”Now, Princess,” exclaimed the Wizard, ”those of your advisors whowished to throw us into the Garden of Clinging Vines must step withinthis circle of light. If they advised you well, and were in the right,they will not be injured in any way. But if any advised you wrongly, thelight will wither him.”

The advisors of the Princess did not like this test; but she commandedthem to step into the flame and one by one they did so, and werescorched so badly that the air was soon filled with an odor like that ofbaked potatoes. Some of the Mangaboos fell down and had to be draggedfrom the fire, and all were so withered that it would be necessary toplant them at once.

”Sir,” said the Princess to the Wizard, ”you are greater than anySorcerer we have ever known. As it is evident that my people haveadvised me wrongly, I will not cast you three people into the dreadfulGarden of the Clinging Vines; but your animals must be driven into theBlack Pit in the mountain, for my subjects cannot bear to have themaround.”

The Wizard was so pleased to have saved the two children and himselfthat he said nothing against this decree; but when the Princess had goneboth Jim and Eureka protested they did not want to go to the Black Pit,and Dorothy promised she would do all that she could to save them fromsuch a fate.

For two or three days after this--if we call days the periods betweensleep, there being no night to divide the hours into days--our friendswere not disturbed in any way. They were even permitted to occupy theHouse of the Sorcerer in peace, as if it had been their own, and towander in the gardens in search of food.

Once they came near to the enclosed Garden of the Clinging Vines, andwalking high into the air looked down upon it with much interest. Theysaw a mass of tough green vines all matted together and writhing andtwisting around like a nest of great snakes. Everything the vinestouched they crushed, and our adventurers were indeed thankful to haveescaped being cast among them.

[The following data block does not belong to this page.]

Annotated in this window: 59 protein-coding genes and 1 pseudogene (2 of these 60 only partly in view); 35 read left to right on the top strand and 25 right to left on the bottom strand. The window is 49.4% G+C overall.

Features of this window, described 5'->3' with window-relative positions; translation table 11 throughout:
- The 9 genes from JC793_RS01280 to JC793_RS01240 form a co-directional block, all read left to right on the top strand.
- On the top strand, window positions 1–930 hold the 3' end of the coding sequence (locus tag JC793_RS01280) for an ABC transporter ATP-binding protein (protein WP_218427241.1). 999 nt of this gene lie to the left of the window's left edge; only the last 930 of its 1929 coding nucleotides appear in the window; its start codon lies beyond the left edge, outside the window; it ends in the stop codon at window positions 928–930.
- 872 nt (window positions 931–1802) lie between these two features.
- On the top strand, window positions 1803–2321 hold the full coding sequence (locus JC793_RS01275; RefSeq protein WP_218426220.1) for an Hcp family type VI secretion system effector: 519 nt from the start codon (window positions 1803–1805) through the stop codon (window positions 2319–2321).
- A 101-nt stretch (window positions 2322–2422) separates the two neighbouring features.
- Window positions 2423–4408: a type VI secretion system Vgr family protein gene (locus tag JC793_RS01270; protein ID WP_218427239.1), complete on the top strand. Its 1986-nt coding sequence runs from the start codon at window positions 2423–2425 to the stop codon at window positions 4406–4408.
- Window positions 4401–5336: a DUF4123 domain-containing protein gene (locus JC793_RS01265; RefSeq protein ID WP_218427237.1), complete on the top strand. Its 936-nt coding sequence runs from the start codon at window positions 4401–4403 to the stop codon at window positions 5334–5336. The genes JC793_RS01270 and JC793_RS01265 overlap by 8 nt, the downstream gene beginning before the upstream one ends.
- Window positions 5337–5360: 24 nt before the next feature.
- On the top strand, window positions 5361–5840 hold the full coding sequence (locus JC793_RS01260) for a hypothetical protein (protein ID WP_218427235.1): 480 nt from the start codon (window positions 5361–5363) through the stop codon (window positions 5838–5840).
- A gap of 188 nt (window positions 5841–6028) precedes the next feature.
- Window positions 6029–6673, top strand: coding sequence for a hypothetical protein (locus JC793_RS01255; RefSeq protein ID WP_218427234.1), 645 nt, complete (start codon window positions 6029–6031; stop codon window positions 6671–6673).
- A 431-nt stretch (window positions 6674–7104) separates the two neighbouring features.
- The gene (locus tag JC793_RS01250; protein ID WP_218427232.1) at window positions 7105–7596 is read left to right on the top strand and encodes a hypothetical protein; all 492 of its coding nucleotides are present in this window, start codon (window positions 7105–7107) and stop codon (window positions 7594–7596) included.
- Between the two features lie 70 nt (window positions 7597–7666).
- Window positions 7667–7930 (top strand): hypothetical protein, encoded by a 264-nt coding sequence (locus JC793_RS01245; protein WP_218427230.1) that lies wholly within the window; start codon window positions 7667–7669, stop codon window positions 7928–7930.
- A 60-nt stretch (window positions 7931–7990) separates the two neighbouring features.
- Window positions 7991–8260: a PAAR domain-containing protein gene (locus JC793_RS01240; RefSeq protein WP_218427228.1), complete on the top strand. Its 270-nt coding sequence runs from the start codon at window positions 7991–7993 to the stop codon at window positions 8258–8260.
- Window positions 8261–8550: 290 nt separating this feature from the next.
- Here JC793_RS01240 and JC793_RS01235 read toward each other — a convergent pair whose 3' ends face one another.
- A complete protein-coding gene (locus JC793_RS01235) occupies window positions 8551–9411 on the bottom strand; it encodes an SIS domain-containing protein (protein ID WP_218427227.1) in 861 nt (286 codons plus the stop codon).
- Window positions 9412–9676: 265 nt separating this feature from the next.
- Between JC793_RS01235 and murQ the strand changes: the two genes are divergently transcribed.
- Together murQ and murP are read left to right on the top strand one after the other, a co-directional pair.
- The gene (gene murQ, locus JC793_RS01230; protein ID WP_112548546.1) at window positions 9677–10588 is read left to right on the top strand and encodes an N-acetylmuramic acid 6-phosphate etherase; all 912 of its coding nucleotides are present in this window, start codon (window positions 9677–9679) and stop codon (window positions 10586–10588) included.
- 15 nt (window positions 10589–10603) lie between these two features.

Whenever the Wizard went to sleep he would take the nine tiny pigletsfrom his pocket and let them run around on the floor of his room toamuse themselves and get some exercise; and one time they found hisglass door ajar and wandered into the hall and then into the bottom partof the great dome, walking through the air as easily as Eureka could.They knew the kitten, by this time, so they scampered over to where shelay beside Jim and commenced to frisk and play with her.

The cab-horse, who never slept long at a time, sat upon his haunches andwatched the tiny piglets and the kitten with much approval.

”Don't be rough!” he would call out, if Eureka knocked over one of theround, fat piglets with her paw; but the pigs never minded, and enjoyedthe sport very greatly.

Suddenly they looked up to find the room filled with the silent,solemn-eyed Mangaboos. Each of the vegetable folks bore a branch coveredwith sharp thorns, which was thrust defiantly toward the horse, thekitten and the piglets.

”Here--stop this foolishness!” Jim roared, angrily; but after beingpricked once or twice he got upon his four legs and kept out of the wayof the thorns.

The Mangaboos surrounded them in solid ranks, but left an opening to thedoorway of the hall; so the animals slowly retreated until they weredriven from the room and out upon the street. Here were more of thevegetable people with thorns, and silently they urged the now frightenedcreatures down the street. Jim had to be careful not to step upon thetiny piglets, who scampered under his feet grunting and squealing, whileEureka, snarling and biting at the thorns pushed toward her, also triedto protect the pretty little things from injury. Slowly but steadily theheartless Mangaboos drove them on, until they had passed through thecity and the gardens and come to the broad plains leading to themountain.

”What does all this mean, anyhow?” asked the horse, jumping to escape athorn.

”Why, they are driving us toward the Black Pit, into which theythreatened to cast us,” replied the kitten. ”If I were as big as youare, Jim, I'd fight these miserable turnip-roots!”

”What would you do?” enquired Jim.

”I'd kick out with those long legs and iron-shod hoofs.”

”All right,” said the horse; ”I'll do it.”

An instant later he suddenly backed toward the crowd of Mangaboos andkicked out his hind legs as hard as he could. A dozen of them smashedtogether and tumbled to the ground, and seeing his success Jim kickedagain and again, charging into the vegetable crowd, knocking them inall directions and sending the others scattering to escape his ironheels. Eureka helped him by flying into the faces of the enemy andscratching and biting furiously, and the kitten ruined so many vegetablecomplexions that the Mangaboos feared her as much as they did the horse.

But the foes were too many to be repulsed for long. They tired Jim andEureka out, and although the field of battle was thickly covered withmashed and disabled Mangaboos, our animal friends had to give up at lastand allow themselves to be driven to the mountain.